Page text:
Mike Tyson vs. Muhammad Ali: Who wins the ultimate heavyweight fight?
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Mike Tyson vs. Muhammad Ali: Who wins the ultimate heavyweight fight?

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The heavyweight division of boxing is the source of some sports greatest icons. Two stood head and shoulders above the rest: Mike Tyson and Muhammad Ali. “Iron” Mike made a name for himself with his unbelievable hand speed and violent power. Muhammad Ali had unparalleled swagger, and the game in the ring to back it up. Who would win if these two giants faced off? 🥊

The Votes Are In!

It's one of the fantasy match-ups that boxing fans have debated for ages: Mike Tyson vs. Muhammad Ali. Both were larger than life figures during their respective eras. Mike Tyson may have been smaller than most of his competition, but his power and speed made him one of the most feared fighters of all time. Muhammad Ali was the center of attention in every room he was in, displaying unequaled swagger and impeccable speed that made him impossible to hurt in the ring.

One was a vicious brawler. The other was a peerless tactician. Who's the last man standing on the mat?

One punch is all Mike Tyson needed to put you to sleep. He didn't need to wear you down. He never needed to let his opponents tire out. All he needed was that one punch. Even Muhammad Ali knew if he got caught, Tyson would be standing over him with his arm raised.

Everyone talks about Mike Tyson's power, but no one really gives him credit for how he utilized it. Tyson had power, but he also had the technique to back it up. He understood where power came from, and developed his own devastating style that put boxers down for the count.

His looping left hook ended most of his fights, and still stands as one of his most deadly weapons in the ring. Once he crouched and shifted all the weight to his front foot, Tyson would explode with a violent twist that either caught his opponents flush, or set up a second hook if they escaped to the inside. Either way, his opponent was going to get hurt.

Tyson was a master at close-quarters combat, and there was nothing more exciting than watching him crouch and explode into a destructive uppercut that knocked other boxers senseless. He would usually set this unstoppable punch with a hard hook to the kidneys and then threw the uppercut in the newly opened gap of the opposing boxer's defense.

People who say Tyson was a pure brawler don't know what they are talking about. The man had skills and technique that got him to the top.

Muhammad Ali had a strategy for everyone, but he never faced a fighter with the technique, aggression, and speed that Tyson had. Tyson is so low to the ground, Ali would have trouble containing his aggressive style, and keeping up with the number of body shots Tyson is known to throw. 

Ali may be considered the greatest, but Tyson would take that crown if the two fighters faced off. Put money on it.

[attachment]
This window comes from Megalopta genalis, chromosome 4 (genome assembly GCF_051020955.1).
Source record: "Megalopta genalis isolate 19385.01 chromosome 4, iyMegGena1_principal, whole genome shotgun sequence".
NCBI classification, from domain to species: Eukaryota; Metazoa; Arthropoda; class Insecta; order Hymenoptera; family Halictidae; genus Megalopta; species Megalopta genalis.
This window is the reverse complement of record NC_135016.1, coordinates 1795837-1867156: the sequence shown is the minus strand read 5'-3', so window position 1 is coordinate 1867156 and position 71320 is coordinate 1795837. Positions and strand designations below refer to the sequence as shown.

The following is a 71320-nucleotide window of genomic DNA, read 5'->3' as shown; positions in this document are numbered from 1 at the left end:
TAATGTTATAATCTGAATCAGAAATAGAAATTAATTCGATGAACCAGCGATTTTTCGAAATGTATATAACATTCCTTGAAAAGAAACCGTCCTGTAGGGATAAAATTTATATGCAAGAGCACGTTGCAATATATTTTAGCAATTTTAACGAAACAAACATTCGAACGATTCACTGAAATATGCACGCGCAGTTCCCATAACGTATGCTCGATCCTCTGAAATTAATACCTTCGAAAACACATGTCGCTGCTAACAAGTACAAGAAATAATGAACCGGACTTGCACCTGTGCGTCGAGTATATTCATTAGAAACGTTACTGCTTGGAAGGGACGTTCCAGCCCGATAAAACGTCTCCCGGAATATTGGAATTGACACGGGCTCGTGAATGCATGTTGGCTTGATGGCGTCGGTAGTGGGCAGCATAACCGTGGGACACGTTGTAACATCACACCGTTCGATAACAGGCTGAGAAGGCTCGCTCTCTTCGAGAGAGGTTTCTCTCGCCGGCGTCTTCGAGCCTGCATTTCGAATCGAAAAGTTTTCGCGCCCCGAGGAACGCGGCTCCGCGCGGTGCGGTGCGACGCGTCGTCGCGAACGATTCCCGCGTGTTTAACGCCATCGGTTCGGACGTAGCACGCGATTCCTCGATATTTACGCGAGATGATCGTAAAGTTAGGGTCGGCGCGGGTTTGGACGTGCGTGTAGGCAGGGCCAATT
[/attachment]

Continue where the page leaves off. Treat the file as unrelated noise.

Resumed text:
You can't hit what you can't catch. Muhammad Ali may never have had the raw power Mike Tyson did, but the man could not be caught in the ring. He took advantage of heavyweights with his incredible footwork and blistering hand speed. If Tyson got tattooed by Evander Holyfield and Buster Douglas, there is no way he could handle "The Greatest."

Muhammad Ali had foot and hand speed that had never been seen in the heavyweight division before. He used every bit of his speed to his advantage in the ring.

If you let him roam the ring, Ali would land one or two punches before he quickly retreated... leaving his opponent with no time to respond. By the time Ali's hits registered, the other boxer would be swinging at thin air. Ali also never left his head out to dry. At his best, Ali would draw his opponents in and let them take shots freely—the problem was the other boxer couldn't keep up with Ali's ever shifting head. With his level of fitness, he would wear opponents down and catch them in the later rounds after they were too exhausted to continue fighting.

He also had a signature right-hand lead that took advantage of his hand speed. For a normal boxer, the right-hand lead needs to employed sparingly because it leaves them open to big shots. Ali was fast enough where his right lead would be a constant weapon that set up damaging combinations on opponents.

There is a reason Muhammad Ali is almost unanimously considered the greatest boxer ever. No one could keep up with them, and he always had a perfect strategy to use against you.

Tyson had no problem fighting the bigger, slower opponents. He never fought anyone who could handle his aggression in the ring. Ali dealt with power easily when he fought George Foreman. Foreman was the most feared boxer of Ali's time, and Ali made him look silly. Ali took all of Foreman's best punches and tired Foreman out. That's all Ali has to do against Tyson. 

Ali would have no trouble outworking and outboxing Tyson. "The Greatest" remains the greatest.

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